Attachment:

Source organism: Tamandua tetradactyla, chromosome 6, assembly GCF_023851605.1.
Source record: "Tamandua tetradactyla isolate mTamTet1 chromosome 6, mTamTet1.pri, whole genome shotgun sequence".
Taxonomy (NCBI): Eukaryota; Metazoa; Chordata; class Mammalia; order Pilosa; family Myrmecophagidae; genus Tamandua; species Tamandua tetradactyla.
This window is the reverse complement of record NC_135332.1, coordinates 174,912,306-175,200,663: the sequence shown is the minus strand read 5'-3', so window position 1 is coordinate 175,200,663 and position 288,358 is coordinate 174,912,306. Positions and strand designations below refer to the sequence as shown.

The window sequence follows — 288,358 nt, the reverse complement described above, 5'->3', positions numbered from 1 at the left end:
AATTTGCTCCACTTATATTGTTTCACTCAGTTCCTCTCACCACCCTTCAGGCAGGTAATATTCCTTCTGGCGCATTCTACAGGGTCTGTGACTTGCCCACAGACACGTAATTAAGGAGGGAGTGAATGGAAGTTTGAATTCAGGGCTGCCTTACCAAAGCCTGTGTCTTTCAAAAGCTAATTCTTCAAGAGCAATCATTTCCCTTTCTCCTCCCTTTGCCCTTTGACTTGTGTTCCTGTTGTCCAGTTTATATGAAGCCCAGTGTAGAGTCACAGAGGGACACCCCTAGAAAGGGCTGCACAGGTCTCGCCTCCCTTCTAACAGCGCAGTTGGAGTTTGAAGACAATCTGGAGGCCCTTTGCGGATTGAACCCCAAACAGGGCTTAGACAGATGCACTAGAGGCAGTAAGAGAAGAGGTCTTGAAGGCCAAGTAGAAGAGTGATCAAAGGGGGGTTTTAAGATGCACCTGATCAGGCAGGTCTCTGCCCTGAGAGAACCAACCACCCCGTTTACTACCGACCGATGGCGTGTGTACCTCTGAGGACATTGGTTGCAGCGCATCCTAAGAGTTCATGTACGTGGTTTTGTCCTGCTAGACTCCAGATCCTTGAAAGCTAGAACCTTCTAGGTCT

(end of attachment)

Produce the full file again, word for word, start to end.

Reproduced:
Source organism: Tamandua tetradactyla, chromosome 6, assembly GCF_023851605.1.
Source record: "Tamandua tetradactyla isolate mTamTet1 chromosome 6, mTamTet1.pri, whole genome shotgun sequence".
Taxonomy (NCBI): Eukaryota; Metazoa; Chordata; class Mammalia; order Pilosa; family Myrmecophagidae; genus Tamandua; species Tamandua tetradactyla.
This window is the reverse complement of record NC_135332.1, coordinates 174,912,306-175,200,663: the sequence shown is the minus strand read 5'-3', so window position 1 is coordinate 175,200,663 and position 288,358 is coordinate 174,912,306. Positions and strand designations below refer to the sequence as shown.

The window sequence follows — 288,358 nt, the reverse complement described above, 5'->3', positions numbered from 1 at the left end:
AATTTGCTCCACTTATATTGTTTCACTCAGTTCCTCTCACCACCCTTCAGGCAGGTAATATTCCTTCTGGCGCATTCTACAGGGTCTGTGACTTGCCCACAGACACGTAATTAAGGAGGGAGTGAATGGAAGTTTGAATTCAGGGCTGCCTTACCAAAGCCTGTGTCTTTCAAAAGCTAATTCTTCAAGAGCAATCATTTCCCTTTCTCCTCCCTTTGCCCTTTGACTTGTGTTCCTGTTGTCCAGTTTATATGAAGCCCAGTGTAGAGTCACAGAGGGACACCCCTAGAAAGGGCTGCACAGGTCTCGCCTCCCTTCTAACAGCGCAGTTGGAGTTTGAAGACAATCTGGAGGCCCTTTGCGGATTGAACCCCAAACAGGGCTTAGACAGATGCACTAGAGGCAGTAAGAGAAGAGGTCTTGAAGGCCAAGTAGAAGAGTGATCAAAGGGGGGTTTTAAGATGCACCTGATCAGGCAGGTCTCTGCCCTGAGAGAACCAACCACCCCGTTTACTACCGACCGATGGCGTGTGTACCTCTGAGGACATTGGTTGCAGCGCATCCTAAGAGTTCATGTACGTGGTTTTGTCCTGCTAGACTCCAGATCCTTGAAAGCTAGAACCTTCTAGGTCT